All in all, we were delighted to find such a great addition to the neighborhood, which til now lacked an fine-dining options. 2941 serves Sunday brunch--$26 includes mimosas, a continental breakfast including tons of homebaked goods, and items like cinnamon sugar crepes-- and we plan to make that part of the Sunday routine really soon.

If 2941 doesn't succeed, it will be because of location alone. The food is nearly fantastic, the decor is among the prettiest on the East Coast, and the service will improve, I'm sure.

Sara

ps. You can see a menu, and more info, at:

http://www.2941restaurant.com

Food is a convenient way for ordinary people to experience extraordinary pleasure, to live it up a bit.

-- William Grimes

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Yes, thank you Sara for all the wonderful detail. Makes my mouth water. :raz: Please let us know what you sampled if you make it there for brunch.

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  • 4 weeks later...

I was at 2941 for Valentine's Day last week and concur that the restaurant is excellent in every way. The service was very pleasant, professional, and inobtrusive, and the food was wonderful. We even were very pleased by the wine list, which had many affordable bottles in a wide range of styles. Definitely will return.

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  • 3 months later...

I know this is an old thread, but I wanted a place to add my comments. My wife and I wnet to 2941 for my birthday last evening and had a very nice experience.

The space itself is quite impressive. Tall ceilings and lots of open space. It reminded me somewhat of the main part of the dining room at Zaytinya, but with a large suburban lake to look out on instead of H street and in royal Purple and Gold instead af Aegean Blue. The lighting at dusk is a little bright, but as the sun goes down and the lights come up the room takes on a warmth that is very attractive.

I won't go into too much detail of each individual dish, but the highlights were the Blue Crab Soup with Cheddar Croutons (a rich crab flavor and creamy texture offset nicely by the salty and spicy croutons), the Seared Sweet Bay Scallops with Brown Butter Sauce and Herbs appetizer (nice little scallops in a sauce that I wanted to (and did) use the plentiful bread to sop up) and the Roasted Monkfish with Jerusalem artichokes, wood-ear mushrooms and a light lobster sauce flavored with ginger (this was my first time having monkfish and I liked the firm texture of the fish, but again, the star was the sauce with the ginger complementing the richer flavor of the fish). In each case the accompanying players nearly perfectly complemented the star of the dish.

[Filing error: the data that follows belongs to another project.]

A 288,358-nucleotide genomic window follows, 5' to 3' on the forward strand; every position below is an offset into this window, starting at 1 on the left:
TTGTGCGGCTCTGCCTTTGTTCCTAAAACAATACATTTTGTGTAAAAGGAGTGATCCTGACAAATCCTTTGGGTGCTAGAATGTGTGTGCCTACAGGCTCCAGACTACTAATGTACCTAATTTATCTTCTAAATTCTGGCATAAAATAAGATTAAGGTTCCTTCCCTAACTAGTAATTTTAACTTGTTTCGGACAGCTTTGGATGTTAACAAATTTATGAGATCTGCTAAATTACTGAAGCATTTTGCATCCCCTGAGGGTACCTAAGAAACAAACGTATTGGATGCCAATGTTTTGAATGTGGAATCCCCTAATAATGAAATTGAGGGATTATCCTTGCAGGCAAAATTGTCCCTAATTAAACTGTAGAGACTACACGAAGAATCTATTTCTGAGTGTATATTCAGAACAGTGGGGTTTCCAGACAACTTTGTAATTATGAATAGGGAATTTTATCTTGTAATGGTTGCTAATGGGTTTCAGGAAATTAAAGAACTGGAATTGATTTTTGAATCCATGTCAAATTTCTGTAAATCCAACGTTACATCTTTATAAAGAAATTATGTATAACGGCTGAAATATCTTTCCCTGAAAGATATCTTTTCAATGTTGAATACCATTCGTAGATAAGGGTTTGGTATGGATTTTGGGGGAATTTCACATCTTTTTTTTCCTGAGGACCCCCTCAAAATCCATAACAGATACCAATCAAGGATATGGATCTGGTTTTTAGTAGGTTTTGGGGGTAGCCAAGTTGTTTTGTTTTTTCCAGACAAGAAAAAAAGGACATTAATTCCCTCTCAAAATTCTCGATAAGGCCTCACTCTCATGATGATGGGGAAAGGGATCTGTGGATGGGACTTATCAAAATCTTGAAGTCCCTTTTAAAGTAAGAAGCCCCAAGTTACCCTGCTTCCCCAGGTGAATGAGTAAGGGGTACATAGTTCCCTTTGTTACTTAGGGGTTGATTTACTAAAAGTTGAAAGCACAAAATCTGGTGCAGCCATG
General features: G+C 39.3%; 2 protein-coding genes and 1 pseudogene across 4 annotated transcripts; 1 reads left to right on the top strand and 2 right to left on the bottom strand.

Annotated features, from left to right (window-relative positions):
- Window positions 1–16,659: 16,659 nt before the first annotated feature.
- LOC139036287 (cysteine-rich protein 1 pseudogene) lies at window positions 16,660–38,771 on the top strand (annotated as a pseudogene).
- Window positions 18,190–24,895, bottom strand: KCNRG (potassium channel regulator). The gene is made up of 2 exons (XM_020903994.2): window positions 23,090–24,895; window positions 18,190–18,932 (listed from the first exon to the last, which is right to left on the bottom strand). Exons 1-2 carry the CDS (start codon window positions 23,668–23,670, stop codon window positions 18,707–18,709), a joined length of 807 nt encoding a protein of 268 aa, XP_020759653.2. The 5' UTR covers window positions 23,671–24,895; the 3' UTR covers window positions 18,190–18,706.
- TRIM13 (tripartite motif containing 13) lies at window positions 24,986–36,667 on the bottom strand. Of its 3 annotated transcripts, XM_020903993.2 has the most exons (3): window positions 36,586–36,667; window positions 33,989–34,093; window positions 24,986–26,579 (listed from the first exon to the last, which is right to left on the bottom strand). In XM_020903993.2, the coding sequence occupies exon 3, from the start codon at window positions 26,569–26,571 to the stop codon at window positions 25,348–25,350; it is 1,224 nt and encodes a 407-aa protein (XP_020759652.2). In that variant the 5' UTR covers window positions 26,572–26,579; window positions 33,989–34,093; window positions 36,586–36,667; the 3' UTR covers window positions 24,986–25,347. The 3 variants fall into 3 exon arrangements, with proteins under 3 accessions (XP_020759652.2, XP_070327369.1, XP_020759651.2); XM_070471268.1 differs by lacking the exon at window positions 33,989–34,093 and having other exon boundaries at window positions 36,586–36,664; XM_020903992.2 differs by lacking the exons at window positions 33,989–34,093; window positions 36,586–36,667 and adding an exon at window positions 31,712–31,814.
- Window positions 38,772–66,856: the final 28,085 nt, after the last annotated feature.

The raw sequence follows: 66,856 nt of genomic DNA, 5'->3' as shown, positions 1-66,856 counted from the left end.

Also good was the Crisped East Coast Rockfish served over Gulf shrimp and Littleneck clam saffron risotto (especially the risotto). The Buffalo Mozzarella with prosciutto, arugula and olive oil was OK, but not as memorable as the rest of the (mostly seafood) items we had. The bread basket had a broad selection and most were very good, especially the ones with stonger flavors such as the raisin pumpernickle, sun dried tomato and Parmesan foccacia.

For dessert, we had the five scoops of ice cream which were all good, but some were defintely better than others. I liked the Lemon Ice and Black Pepper more than the Chocolate Malt or Caramel Vanilla. Blueberry Vanilla Shortcakes with toasted almond ice cream and candied lemon slices was very good, but also very sweet. That is what I was looking for, but it might be a little too much for some given the decidedly sweet but fun cotton candy (strawberry) and marshmallows (these couldn't be the same thing I burned over a fire when I was a Boy Scout).

After dinner, presuamably because it was my birthday, we were invited by Chef Krinn to see the kitchen. Very impressive to someone whose only restaurant job was at 16 in a Pizza Hut, but such a differnet atmosphere than the Inn at Little Washington where we went for our Anniversary last month. The Inn's kitchen seemed even more calm than the dining room, while 2941's kitchen had a buzz, more like I would imagine the kitchen in a good, busy restaurant would have. Also more like the kitchens many have described in other threads.

When speaking briefly with Chef Krinn, I mentioned that I was a member of eGullet (he is a member also as I had seen a post from him recently). He proceeded to spend an additional five minutes talking with us about the resaurant and DC dining in general and how appreciates the positive (and negative feedback) from sites like this. He gave us a loaf of his father's bread to take home and we were on our way.

I wanted to thank the Chef (if he sees this) for treating us so well and for an excellent meal. We would have been likely to return based on the food, but given everything else we definitely will now.

Edited by bilrus (log)

Bill Russell

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Care to elaborate, Mark?

BTW, Pascal Dionot is no longer working as front-end manager at 2941. (Chef Francois Dionot, Pascal's brother and founder of L'academie de Cuisine, told my class this last Tuesday.)

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Care to elaborate, Mark?

No, not really. Perhaps I was there on an off night. I think it is the grandest restaurant in the area, and that it has great potential.

When you say grand, what do you mean - in terms of the design of the restaurant or was that "grand" in a more sarcastic vein?

I am curious because I thought it was quite good, but I certainly don't have the experience in higher end places that you do. I would be interested in what i should be looking for that I might have missed.